print *, bar%foo%a + foo%a

  print *, bar%foo%b
  print *, bar%foo%b - foo%b

  print *, bar%square(2.)

  call bar%foo%say_hello()
  call say_hello()

  associate(bf => bar%foo)
    call bf%say_hello()
  end associate

end program

An annoying restriction is that Fortran does not allow using non-intrinsic functions in initialization statements.

A new namespace syntax would make it much easier.

1 Like

I am not against the derived types in this application to emulate Python modules, as it would be automatically generated and allow at least a little bit natural access. The alternative is to do something like this:

use, external(python) :: keras  ! imports everything
model = keras_sequential([ &
    keras_layers_dense(10,activation="relu"), &
    kers_layers_dense(1,activation="sigmoid") &

I think one could achieve a Python-like syntax as in Julia with derived types, if Fortran had the option to overload the “%-operator”:

The compiler then could translate a statement such as
y = x%get(0)
y = type_of_x_overloaded_percent(x, "get", 0)

Since a call to a Python function could have any number of arguments, the procedure that overloads the %-operator would need to accept any number of arguments. Therefore Fortran would also need variadic functions.
Another issue is that you cannot chain method calls with % in Fortran:
A statement like y = x%get(0)%set(1,1) is not allowed in current Fortran.


Another reason why Python modules probably should be represented as derived types is that in Python modules are also Python objects. They can even be passed to functions - although this is probably not used a lot. That is why there is a type(module_py) derived from type(object) (for generic Python objects) in forpy.

Right now what in Python is (assuming the arguments have different types and no keyword argument)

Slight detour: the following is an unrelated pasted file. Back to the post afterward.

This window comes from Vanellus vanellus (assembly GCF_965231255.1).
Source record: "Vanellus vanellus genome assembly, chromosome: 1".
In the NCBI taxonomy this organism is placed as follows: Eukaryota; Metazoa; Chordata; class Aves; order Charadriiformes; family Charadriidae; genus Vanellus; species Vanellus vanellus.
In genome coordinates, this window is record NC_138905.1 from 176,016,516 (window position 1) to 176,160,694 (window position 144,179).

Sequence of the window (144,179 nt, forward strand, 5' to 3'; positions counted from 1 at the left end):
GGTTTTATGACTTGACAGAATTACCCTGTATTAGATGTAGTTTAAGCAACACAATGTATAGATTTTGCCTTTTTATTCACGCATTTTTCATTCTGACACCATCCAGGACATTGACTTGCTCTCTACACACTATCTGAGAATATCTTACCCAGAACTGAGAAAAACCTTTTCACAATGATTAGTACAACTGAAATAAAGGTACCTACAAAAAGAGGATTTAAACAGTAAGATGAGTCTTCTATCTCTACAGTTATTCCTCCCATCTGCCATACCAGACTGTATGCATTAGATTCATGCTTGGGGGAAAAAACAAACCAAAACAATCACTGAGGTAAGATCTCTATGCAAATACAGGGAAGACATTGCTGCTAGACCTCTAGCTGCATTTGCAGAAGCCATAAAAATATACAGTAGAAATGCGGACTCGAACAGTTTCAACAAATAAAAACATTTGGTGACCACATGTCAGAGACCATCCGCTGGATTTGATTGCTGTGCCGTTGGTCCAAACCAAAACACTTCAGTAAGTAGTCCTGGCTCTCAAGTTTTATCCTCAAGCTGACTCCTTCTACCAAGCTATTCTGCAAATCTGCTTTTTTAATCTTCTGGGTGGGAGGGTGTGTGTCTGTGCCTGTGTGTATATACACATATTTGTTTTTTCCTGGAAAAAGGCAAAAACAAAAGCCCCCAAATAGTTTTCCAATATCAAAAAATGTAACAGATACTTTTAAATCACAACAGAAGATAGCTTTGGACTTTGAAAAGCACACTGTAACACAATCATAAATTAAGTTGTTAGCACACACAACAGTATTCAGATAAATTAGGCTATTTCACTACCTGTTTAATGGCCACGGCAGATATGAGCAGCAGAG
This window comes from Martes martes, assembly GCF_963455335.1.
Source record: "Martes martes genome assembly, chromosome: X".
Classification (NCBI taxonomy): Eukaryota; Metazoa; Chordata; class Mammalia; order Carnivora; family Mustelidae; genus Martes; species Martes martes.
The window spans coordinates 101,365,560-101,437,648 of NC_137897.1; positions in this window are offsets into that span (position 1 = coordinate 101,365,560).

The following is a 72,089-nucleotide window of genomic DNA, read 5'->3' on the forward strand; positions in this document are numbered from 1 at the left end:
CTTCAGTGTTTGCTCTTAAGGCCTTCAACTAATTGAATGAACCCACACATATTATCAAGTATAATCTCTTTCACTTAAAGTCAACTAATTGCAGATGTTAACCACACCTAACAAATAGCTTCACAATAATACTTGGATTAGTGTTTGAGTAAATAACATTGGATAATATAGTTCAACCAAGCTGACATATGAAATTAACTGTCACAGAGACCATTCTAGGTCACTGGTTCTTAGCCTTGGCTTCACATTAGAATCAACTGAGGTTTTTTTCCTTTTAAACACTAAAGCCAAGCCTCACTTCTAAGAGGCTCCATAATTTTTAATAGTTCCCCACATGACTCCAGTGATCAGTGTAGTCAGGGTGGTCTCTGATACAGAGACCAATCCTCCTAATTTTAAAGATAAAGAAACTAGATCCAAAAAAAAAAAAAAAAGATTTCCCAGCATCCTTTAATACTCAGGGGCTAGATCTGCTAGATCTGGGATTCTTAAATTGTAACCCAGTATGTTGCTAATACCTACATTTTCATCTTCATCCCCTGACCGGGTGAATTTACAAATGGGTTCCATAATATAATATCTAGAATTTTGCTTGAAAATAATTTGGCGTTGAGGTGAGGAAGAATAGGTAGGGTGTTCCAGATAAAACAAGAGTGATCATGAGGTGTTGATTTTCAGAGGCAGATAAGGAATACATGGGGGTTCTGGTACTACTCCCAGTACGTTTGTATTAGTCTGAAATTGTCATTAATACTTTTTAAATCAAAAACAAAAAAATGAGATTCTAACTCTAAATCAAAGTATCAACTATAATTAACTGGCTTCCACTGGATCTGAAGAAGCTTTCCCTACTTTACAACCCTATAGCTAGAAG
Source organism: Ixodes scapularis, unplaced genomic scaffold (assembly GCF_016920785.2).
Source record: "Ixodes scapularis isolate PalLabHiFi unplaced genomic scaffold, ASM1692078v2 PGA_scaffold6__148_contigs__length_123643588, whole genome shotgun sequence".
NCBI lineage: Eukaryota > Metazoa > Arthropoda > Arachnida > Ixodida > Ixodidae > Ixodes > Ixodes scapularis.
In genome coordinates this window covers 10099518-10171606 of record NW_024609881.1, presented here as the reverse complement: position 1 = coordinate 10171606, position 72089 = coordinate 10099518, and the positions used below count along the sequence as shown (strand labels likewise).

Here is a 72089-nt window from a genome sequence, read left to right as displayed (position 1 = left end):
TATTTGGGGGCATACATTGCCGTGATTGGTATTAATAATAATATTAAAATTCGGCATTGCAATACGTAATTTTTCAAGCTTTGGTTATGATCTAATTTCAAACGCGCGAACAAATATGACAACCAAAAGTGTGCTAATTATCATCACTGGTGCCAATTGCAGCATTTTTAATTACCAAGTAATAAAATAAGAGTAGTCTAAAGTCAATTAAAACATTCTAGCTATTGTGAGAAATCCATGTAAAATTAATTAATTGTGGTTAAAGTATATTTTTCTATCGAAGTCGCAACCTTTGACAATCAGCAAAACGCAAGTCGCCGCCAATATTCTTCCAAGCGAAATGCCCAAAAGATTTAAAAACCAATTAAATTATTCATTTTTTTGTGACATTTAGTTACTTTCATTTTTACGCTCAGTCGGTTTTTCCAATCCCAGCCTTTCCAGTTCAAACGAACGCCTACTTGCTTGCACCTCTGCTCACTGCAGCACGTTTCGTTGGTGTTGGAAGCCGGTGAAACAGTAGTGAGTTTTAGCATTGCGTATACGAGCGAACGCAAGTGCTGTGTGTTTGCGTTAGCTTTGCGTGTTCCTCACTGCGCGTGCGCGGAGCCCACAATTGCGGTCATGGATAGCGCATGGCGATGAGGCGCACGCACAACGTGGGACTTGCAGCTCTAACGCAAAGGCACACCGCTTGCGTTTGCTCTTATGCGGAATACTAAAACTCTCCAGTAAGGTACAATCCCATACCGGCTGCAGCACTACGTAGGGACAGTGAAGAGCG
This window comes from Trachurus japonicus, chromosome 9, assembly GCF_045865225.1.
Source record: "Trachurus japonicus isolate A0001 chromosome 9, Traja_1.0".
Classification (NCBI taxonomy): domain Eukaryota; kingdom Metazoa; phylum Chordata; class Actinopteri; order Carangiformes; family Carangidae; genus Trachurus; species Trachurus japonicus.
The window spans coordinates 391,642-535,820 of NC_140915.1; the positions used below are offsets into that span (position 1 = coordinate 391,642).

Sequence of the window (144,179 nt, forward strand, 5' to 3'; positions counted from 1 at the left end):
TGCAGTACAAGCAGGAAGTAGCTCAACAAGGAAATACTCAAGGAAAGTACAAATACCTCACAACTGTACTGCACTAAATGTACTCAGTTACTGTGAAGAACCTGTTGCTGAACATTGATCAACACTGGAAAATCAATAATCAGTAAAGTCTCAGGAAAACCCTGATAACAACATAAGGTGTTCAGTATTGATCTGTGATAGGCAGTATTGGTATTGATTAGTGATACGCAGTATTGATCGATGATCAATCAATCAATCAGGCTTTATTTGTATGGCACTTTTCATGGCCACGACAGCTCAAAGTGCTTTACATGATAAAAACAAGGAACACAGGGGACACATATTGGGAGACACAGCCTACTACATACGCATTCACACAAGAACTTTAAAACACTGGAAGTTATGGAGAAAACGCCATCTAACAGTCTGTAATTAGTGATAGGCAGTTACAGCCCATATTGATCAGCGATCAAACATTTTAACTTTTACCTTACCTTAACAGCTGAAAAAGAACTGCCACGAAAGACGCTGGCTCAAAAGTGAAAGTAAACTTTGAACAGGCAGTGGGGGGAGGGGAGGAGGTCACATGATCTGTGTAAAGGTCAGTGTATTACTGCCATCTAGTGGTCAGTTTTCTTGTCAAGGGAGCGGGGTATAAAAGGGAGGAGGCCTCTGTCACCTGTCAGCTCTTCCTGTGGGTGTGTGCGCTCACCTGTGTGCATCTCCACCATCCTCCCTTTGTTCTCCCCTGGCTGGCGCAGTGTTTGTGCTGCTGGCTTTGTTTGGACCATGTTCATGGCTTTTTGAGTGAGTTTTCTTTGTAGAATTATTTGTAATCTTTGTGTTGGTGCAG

x =, y_train, epochs)

would be

ierror = tuple_create(args, 3)
ierror = args%setitem(0, X_train)
ierror = args%setitem(1, y_train)
ierror = args%setitem(2, epochs)
ierror = call_py(x, model, "fit", args)

Maybe with class(*), dimension(..) arguments and Fortran 2018 select rank and select type, one could achieve (up to some maximal number of arguments) the following syntax:

ierror = call_py(x, model, "fit", X_train, y_train, epochs)

If Fortran got exceptions one could get rid of the error code:

x = call_py(model, "fit", X_train, y_train, epochs)

With the “overloaded %” this would finally become

x = model%fit(X_train, y_train, epochs)

This achieves the Python syntax in this simple function call, however I don’t have an idea on how to get Python’s keyword argument syntax.

1 Like

however I don’t have an idea on how to get Python’s keyword argument syntax.

Possibly, by overloading some operator (e.g. => if possible currently or in future) to create some “(key-value) pair” type and pass such temporary objects as arguments (e.g. along this line)…?

x = model%fit(X_train, y_train, epochs, "foo" => 100, "pi" => 3.14)

EDIT: I initially thought that the use of => may be problematic because of its meaning for pointer assignments. But in the above case the LHS is a string literal, so I guess there is no confusion for the overloaded meaning of =>.

1 Like

Interesting, I didn’t know that Julia handles keyword arguments that way.
I guess in standard-conforming compilers something like this will not be implemented any time soon.
But as @ivanpribec mentioned above, the corresponding forpy code could be generated from standard Fortran syntax.

1 Like

Welcome to the forum @ylikx, and thanks for all the suggestions here.

I would like this to eventually become part of our tutorials / guides at, especially once we have the tooling to automatically translate, either from Python, or from some extension of Fortran or both. Right now we are just brainstorming what would make the most sense to do.

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Thanks for the welcome!
I would be interested in efforts regarding compilers (e. g. LFortran), I’ll try to stay up-to-date.

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Perfect. For LFortran you can follow us on Twitter: for the latest updates.

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It is possible the other way. Can we use the modern Fortran (using c interop) and compile it into a python module. Not using f2py or f90wrap. Using the CPython API. Did anyone do that?

Thank you.

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In theory yes. But you have to make sure to use the Fortran compiler that is ABI compatible with the C compiler used to produce your Python implementation. I’ve not done it manually. I’ve used f2py once before, and my understanding is that it’s benefit is producing the necessary plumbing to make your code usable from Python with a simple import my_module. Without it you’d have to write that by hand, which doesn’t sound like fun.

1 Like

Yes, you can do it as described here: